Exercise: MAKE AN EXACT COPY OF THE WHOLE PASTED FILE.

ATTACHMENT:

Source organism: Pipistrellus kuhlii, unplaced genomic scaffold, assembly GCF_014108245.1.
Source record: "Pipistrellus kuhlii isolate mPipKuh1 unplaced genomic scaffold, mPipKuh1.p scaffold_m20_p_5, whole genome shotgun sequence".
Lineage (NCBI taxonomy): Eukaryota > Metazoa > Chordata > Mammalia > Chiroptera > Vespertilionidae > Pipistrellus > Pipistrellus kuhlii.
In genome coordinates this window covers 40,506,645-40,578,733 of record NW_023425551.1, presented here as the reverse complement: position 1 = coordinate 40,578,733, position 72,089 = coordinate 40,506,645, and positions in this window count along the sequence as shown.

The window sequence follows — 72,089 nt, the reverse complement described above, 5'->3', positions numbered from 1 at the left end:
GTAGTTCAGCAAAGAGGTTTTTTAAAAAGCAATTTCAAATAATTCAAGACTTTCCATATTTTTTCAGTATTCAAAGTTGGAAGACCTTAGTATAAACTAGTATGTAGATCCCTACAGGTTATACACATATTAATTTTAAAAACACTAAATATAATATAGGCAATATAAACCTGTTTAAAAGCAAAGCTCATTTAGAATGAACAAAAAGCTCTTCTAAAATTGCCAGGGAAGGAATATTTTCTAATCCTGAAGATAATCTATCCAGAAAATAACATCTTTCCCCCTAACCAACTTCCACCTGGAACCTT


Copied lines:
Source organism: Pipistrellus kuhlii, unplaced genomic scaffold, assembly GCF_014108245.1.
Source record: "Pipistrellus kuhlii isolate mPipKuh1 unplaced genomic scaffold, mPipKuh1.p scaffold_m20_p_5, whole genome shotgun sequence".
Lineage (NCBI taxonomy): Eukaryota > Metazoa > Chordata > Mammalia > Chiroptera > Vespertilionidae > Pipistrellus > Pipistrellus kuhlii.
In genome coordinates this window covers 40,506,645-40,578,733 of record NW_023425551.1, presented here as the reverse complement: position 1 = coordinate 40,578,733, position 72,089 = coordinate 40,506,645, and positions in this window count along the sequence as shown.

The window sequence follows — 72,089 nt, the reverse complement described above, 5'->3', positions numbered from 1 at the left end:
GTAGTTCAGCAAAGAGGTTTTTTAAAAAGCAATTTCAAATAATTCAAGACTTTCCATATTTTTTCAGTATTCAAAGTTGGAAGACCTTAGTATAAACTAGTATGTAGATCCCTACAGGTTATACACATATTAATTTTAAAAACACTAAATATAATATAGGCAATATAAACCTGTTTAAAAGCAAAGCTCATTTAGAATGAACAAAAAGCTCTTCTAAAATTGCCAGGGAAGGAATATTTTCTAATCCTGAAGATAATCTATCCAGAAAATAACATCTTTCCCCCTAACCAACTTCCACCTGGAACCTT